Further to my previous article Vincent of Lerins and Organic Development concerning our understanding of Tradition in the Church, Fr Jonathan Munn has written Reflexive Catholicism. He sets Vincent of Lerins in the historical context, which is important for any theological development in the Church. The Church of the seven Ecumenical Councils must have been fascinating, though conflictual. Ordinary people talked theology in the fifth century as the Church strove to understand the mystery of the Hypostatic Union and in what manner Christ’s divinity was linked with his humanity. These questions mattered very deeply, because they would determine in what way man could be united with God and find holiness. These questions are now confined to theological faculties and seminaries, and knowledge of these questions by ordinary lay folk is scant.
The fundamental intuition of St Vincent is the consensus of the Fathers and indeed of the body of the Church. It is a supernatural notion of communion and community, the idea of Собо́рность – sobernost, meaning exactly this universal communion of the Church. The term was coined by the Slavophiles, of whom the best known was Aleksey Khomyakov. He desired to emphasise the need for being together rather than discrete individuals. This idea is present in all communities, including the western Church. This is certainly the kind of notion that drew Newman to the Oratory of St Philip Neri, a community of priests relying on friendship and common life more than authority and obedience.
Nikolai Lossky was a part of the Russian emigration to Paris that founded a most extraordinary school of theology and philosophy around the St Sergius institute of theology. These thinkers pushed for a middle way between several opposing ideas. It sounds amazingly like the via media of Anglicanism or the in medio stat virtus of Aristotle and St Thomas Aquinas. The Russians went further, looking to Hegel’s thesis, antithesis, synthesis. Lossky sought to make this idea support the common notion of the Church rather than individualism. This notion of ecclesial communion would, in the mind of Vladimir Solovyov, provide the basis of an ecumenical movement between Orthodoxy, Roman Catholicism and the Reformation. In this vision of things, the individual is called to the asceticism of putting the community before his own interests.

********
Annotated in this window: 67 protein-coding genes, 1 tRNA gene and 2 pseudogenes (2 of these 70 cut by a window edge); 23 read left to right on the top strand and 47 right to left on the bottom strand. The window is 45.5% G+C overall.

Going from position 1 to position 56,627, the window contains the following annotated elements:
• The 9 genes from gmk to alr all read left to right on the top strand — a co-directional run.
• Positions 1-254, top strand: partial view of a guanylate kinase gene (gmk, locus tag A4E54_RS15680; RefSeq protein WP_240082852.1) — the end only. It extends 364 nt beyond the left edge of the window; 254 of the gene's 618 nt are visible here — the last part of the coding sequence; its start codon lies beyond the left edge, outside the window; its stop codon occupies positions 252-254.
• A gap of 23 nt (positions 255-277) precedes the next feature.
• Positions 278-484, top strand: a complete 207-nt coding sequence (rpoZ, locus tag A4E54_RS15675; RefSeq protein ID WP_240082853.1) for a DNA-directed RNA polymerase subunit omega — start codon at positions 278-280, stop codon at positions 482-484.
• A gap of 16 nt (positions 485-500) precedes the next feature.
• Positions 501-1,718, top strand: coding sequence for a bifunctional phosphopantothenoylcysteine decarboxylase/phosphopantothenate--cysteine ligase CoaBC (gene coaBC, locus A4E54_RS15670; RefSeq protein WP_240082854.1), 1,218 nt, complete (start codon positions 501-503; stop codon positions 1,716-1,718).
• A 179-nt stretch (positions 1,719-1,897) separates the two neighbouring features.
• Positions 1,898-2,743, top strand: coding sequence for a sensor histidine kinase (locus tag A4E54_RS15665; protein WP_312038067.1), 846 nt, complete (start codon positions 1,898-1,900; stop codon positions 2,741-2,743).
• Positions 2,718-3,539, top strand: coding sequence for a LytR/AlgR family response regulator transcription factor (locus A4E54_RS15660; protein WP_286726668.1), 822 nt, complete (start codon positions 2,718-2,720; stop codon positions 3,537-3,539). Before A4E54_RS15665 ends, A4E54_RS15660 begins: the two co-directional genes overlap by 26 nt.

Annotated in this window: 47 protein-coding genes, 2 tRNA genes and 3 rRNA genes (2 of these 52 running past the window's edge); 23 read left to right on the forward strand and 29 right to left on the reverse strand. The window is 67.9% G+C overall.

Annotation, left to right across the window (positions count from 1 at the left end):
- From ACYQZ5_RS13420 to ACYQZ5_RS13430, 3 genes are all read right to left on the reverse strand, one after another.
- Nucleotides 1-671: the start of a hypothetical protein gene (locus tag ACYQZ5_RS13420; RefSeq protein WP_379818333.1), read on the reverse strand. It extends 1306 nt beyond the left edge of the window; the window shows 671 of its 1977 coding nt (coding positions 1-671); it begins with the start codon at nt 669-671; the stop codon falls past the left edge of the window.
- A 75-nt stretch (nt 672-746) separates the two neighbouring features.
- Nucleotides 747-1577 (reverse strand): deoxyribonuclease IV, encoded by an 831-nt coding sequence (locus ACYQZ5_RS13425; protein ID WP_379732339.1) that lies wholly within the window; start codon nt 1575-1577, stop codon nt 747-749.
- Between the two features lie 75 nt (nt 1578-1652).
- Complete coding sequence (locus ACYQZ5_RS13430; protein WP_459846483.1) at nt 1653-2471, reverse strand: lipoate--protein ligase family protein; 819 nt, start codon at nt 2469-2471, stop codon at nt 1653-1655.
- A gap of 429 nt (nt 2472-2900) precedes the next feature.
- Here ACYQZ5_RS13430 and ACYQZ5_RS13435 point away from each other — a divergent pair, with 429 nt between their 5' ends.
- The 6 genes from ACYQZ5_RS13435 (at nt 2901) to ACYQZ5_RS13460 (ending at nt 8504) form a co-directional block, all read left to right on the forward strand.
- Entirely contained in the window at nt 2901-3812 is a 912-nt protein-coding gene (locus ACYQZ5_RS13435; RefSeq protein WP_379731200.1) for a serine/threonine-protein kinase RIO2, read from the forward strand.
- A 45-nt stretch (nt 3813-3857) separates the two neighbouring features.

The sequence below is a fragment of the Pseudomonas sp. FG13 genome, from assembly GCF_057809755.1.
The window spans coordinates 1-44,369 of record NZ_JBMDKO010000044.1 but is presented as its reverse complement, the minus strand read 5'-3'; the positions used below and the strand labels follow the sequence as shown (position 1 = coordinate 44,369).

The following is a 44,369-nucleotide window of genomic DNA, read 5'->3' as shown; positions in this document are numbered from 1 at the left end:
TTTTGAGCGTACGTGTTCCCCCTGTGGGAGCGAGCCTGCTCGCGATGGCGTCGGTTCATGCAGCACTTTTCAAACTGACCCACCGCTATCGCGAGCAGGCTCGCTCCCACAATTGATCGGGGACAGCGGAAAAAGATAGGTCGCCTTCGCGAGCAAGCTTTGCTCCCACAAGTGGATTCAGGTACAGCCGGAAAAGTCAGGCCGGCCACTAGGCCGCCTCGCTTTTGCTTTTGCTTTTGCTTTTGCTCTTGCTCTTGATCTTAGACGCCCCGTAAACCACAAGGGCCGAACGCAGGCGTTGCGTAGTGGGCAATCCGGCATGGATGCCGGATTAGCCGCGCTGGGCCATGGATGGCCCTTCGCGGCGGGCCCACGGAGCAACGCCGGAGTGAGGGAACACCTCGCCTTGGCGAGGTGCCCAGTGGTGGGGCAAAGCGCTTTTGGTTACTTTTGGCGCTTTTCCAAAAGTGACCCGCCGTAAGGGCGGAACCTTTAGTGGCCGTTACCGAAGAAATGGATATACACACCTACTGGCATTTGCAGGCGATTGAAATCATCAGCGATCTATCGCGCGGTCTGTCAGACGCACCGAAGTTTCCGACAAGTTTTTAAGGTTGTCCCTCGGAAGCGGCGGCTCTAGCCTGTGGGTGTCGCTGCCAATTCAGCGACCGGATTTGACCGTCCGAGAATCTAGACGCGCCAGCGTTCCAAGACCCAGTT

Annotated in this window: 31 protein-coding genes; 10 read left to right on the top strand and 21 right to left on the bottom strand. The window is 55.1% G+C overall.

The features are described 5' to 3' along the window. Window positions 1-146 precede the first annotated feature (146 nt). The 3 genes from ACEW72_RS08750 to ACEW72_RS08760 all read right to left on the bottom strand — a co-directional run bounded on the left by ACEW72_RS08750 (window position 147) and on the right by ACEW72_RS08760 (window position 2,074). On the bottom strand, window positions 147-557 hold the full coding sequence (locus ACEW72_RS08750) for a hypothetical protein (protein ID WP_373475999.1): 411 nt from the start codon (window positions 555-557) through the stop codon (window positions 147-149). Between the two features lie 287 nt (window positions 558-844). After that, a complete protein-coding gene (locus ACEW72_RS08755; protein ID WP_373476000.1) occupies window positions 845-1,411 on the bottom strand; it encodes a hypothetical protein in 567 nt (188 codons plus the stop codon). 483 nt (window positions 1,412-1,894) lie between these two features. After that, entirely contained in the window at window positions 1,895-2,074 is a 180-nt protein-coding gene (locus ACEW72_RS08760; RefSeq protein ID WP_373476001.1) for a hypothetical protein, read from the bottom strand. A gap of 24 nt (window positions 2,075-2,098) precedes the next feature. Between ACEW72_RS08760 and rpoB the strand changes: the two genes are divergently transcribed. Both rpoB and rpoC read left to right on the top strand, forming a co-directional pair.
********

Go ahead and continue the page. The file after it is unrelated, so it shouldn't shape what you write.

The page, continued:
In this way, the individual believer submits his own beliefs to the communion of the Church and acquires a sensus ecclesiae. If this community works perfectly, there is a sense of consensus in time and space. The more belief is held in common, the more it is likely truly to be the faith of the Church and reflect the Revelation of God conveyed by the vehicle of Tradition. The ideal, though imperfectly realised, is attractive and inspiring.
On the other hand, history seems to support the notion of genius and creativity found in individual persons rather than the group. People in a collectivity (bureaucracy or party politics for example) often seems to show less intelligence and capacity for thought than the individual person of a spiritual or intellectual elite. This idea needs thought and development.
Fr Munn’s article shows this dimension of the Church as a communion. Infallibility, or infallible consensus, would be the result, not of a decision reached though negotiation and compromise, but rather through a higher level of communion in Christ. Humanity is elevated by divine grace and transfigured in one of those moments when “normal” human group behaviour does not get the upper hand. How do we tell the difference?
One way is the analogy of the tree and its fruit. Good fruit comes from a good tree. Where there is love, there is God. Ubi caritas et amor, Deus ibi est, as we sing on Maundy Thursday. Where there is no love, everything else is worthless, as we read in the great Hymn to Charity of St Paul (I Cor xiii). Fr Munn makes this vital point of our understanding of the Church.